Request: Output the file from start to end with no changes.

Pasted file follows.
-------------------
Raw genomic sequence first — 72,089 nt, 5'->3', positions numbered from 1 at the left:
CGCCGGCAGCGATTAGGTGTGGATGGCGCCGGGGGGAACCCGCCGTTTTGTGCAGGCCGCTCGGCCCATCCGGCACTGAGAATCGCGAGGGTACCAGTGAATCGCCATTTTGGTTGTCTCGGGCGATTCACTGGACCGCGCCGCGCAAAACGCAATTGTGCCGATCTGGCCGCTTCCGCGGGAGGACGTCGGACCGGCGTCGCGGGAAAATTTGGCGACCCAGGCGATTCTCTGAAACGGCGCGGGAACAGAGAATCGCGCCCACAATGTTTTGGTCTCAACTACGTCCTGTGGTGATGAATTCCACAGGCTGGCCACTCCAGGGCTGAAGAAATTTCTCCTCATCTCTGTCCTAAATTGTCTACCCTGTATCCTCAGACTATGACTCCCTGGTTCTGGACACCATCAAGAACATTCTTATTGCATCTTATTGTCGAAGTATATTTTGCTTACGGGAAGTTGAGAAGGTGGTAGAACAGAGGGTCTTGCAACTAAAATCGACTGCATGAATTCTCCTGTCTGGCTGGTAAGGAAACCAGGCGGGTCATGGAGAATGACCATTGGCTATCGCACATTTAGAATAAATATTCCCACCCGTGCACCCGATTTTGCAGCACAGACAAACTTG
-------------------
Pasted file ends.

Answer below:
Raw genomic sequence first — 72,089 nt, 5'->3', positions numbered from 1 at the left:
CGCCGGCAGCGATTAGGTGTGGATGGCGCCGGGGGGAACCCGCCGTTTTGTGCAGGCCGCTCGGCCCATCCGGCACTGAGAATCGCGAGGGTACCAGTGAATCGCCATTTTGGTTGTCTCGGGCGATTCACTGGACCGCGCCGCGCAAAACGCAATTGTGCCGATCTGGCCGCTTCCGCGGGAGGACGTCGGACCGGCGTCGCGGGAAAATTTGGCGACCCAGGCGATTCTCTGAAACGGCGCGGGAACAGAGAATCGCGCCCACAATGTTTTGGTCTCAACTACGTCCTGTGGTGATGAATTCCACAGGCTGGCCACTCCAGGGCTGAAGAAATTTCTCCTCATCTCTGTCCTAAATTGTCTACCCTGTATCCTCAGACTATGACTCCCTGGTTCTGGACACCATCAAGAACATTCTTATTGCATCTTATTGTCGAAGTATATTTTGCTTACGGGAAGTTGAGAAGGTGGTAGAACAGAGGGTCTTGCAACTAAAATCGACTGCATGAATTCTCCTGTCTGGCTGGTAAGGAAACCAGGCGGGTCATGGAGAATGACCATTGGCTATCGCACATTTAGAATAAATATTCCCACCCGTGCACCCGATTTTGCAGCACAGACAAACTTG